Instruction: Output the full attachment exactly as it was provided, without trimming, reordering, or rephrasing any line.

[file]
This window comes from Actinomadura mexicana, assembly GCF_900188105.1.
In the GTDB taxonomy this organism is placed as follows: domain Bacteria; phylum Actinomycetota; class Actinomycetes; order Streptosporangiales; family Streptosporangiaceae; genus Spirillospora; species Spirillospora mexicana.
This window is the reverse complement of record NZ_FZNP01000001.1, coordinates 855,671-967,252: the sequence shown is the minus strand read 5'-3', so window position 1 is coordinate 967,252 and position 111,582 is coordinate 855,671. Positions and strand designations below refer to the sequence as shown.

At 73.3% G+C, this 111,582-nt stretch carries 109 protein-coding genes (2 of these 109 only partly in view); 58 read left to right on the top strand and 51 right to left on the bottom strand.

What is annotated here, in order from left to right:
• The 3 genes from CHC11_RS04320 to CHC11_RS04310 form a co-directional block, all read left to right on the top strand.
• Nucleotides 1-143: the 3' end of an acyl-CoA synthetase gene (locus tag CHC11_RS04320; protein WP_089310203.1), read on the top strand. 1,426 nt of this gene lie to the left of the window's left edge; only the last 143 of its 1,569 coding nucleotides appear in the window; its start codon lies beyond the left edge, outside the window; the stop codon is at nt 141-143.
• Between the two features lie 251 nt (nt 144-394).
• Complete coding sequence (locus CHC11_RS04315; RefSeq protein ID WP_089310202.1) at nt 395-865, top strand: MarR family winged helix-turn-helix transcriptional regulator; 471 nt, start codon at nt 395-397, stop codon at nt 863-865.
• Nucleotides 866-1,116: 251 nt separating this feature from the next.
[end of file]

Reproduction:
This window comes from Actinomadura mexicana, assembly GCF_900188105.1.
In the GTDB taxonomy this organism is placed as follows: domain Bacteria; phylum Actinomycetota; class Actinomycetes; order Streptosporangiales; family Streptosporangiaceae; genus Spirillospora; species Spirillospora mexicana.
This window is the reverse complement of record NZ_FZNP01000001.1, coordinates 855,671-967,252: the sequence shown is the minus strand read 5'-3', so window position 1 is coordinate 967,252 and position 111,582 is coordinate 855,671. Positions and strand designations below refer to the sequence as shown.

At 73.3% G+C, this 111,582-nt stretch carries 109 protein-coding genes (2 of these 109 only partly in view); 58 read left to right on the top strand and 51 right to left on the bottom strand.

What is annotated here, in order from left to right:
• The 3 genes from CHC11_RS04320 to CHC11_RS04310 form a co-directional block, all read left to right on the top strand.
• Nucleotides 1-143: the 3' end of an acyl-CoA synthetase gene (locus tag CHC11_RS04320; protein WP_089310203.1), read on the top strand. 1,426 nt of this gene lie to the left of the window's left edge; only the last 143 of its 1,569 coding nucleotides appear in the window; its start codon lies beyond the left edge, outside the window; the stop codon is at nt 141-143.
• Between the two features lie 251 nt (nt 144-394).
• Complete coding sequence (locus CHC11_RS04315; RefSeq protein ID WP_089310202.1) at nt 395-865, top strand: MarR family winged helix-turn-helix transcriptional regulator; 471 nt, start codon at nt 395-397, stop codon at nt 863-865.
• Nucleotides 866-1,116: 251 nt separating this feature from the next.